Variables are a fundamental programming concept that you have to master before you can start writing useful applications. Simply put, a variable is a name for a segment of memory that we can read data from and write data to. The primary job of a variable is to enable the programmer to work with a piece of data while the application is running.

Before we can use a variable in a Delphi application we have to declare it.

Declaring Variables

There are three steps that you need to complete in order to properly declare a variable:

  1. Use the reserved word var to let Delphi know that you are declaring one or more variables.

  2. Specify a name for the variable.

  3. Specify a data type for the variable.

The basic syntax for a variable declaration is:

var VariableName: DataType;

Here is an example declaration of a variable that can hold a string value:

var s: string; 

If you want to declare more than one variable, you don't have to place the reserved word var in front of every variable declaration. Here is the preferred way of declaring several variables at once:

var   s: string;   I: Integer;   c: Char;

If you need to declare more than one variable of the same type, you can declare them all in one line:

var   str1, str2, str3: string;   I, I2: Integer;

The most important thing to note about variables in Delphi is that they have to be declared before they are used. Delphi doesn't allow implicit variable declarations like Visual Basic or declarations inside of a block like C++. The variable declaration block must be written before the block in which we wish to use our variables. In a console application, the var block must precede the main block.

Listing 2-8: Variable declarations

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program Project1; {$APPTYPE CONSOLE} uses   SysUtils; var   str1, str2, str3: string;   I, I2: Integer; begin   ReadLn; end.
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Delphi has two flavors of variables: global and local. All variables in the var block in Listing 2-8 are global variables. There are some differences between the two types of variables, but these are described in more detail in Chapter 5 in the "Local and Global Variables" section.


An identifier is a word that is used to name certain elements of an application — variables, constants, units, and others. For a word to qualify as an identifier it must follow these simple rules:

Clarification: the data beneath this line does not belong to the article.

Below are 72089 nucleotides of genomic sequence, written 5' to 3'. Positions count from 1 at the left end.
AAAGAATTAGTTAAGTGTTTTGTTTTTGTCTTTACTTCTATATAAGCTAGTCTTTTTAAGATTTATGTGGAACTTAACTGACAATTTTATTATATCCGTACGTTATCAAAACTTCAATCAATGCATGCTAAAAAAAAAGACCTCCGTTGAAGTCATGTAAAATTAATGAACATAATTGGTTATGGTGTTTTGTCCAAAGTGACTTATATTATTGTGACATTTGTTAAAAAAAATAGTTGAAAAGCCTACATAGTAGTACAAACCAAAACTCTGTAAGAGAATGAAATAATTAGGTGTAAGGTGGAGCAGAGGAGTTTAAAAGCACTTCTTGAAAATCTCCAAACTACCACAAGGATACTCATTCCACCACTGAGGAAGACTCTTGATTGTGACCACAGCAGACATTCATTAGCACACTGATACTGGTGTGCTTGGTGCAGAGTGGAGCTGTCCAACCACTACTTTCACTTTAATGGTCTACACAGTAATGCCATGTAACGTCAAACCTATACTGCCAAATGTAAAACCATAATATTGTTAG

• Can be of any length, but only the first 255 characters are significant

  • Can contain letters, numbers, and underscores

  • Must begin with an underscore or a letter but never a number

  • Cannot contain spaces

  • Normally, an identifier cannot be the same as one of the reserved words; to use a reserved word as an identifier, you need to prefix the identifier with &:

    var   &begin: string; 

Delphi identifiers are not case sensitive like identifiers in C++, so you cannot declare two variables with identical names but different capitalization:

{ The following two declarations result   in a compiler error - Identifier redeclared. } var   str: string;   STR: string;

The Assignment Operator

The assignment operator in Delphi is the symbol ":=" (a colon followed by the equal sign). The assignment operator is used in an assignment statement to write a new value to a variable. The syntax of the assignment statement is:

Variable := Value;


Variable := Expression;

The following example shows how to write simple assignment statements. Notice how easy it is to display the contents of a variable using the WriteLn statement.

Listing 2-9: Simple assignment statements

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program Project1; {$APPTYPE CONSOLE} uses   SysUtils; var   x: Integer;   xSquared: Integer; begin   x := 3;   xSquared := x * x;   WriteLn(xSquared);   ReadLn; end.
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When you run the above code, the application will display 9, which is the correct result of this simple assignment.

Inside Delphi 2006
Inside Delphi 2006 (Wordware Delphi Developers Library)
ISBN: 1598220039
EAN: 2147483647
Year: 2004
Pages: 212
Authors: Ivan Hladni

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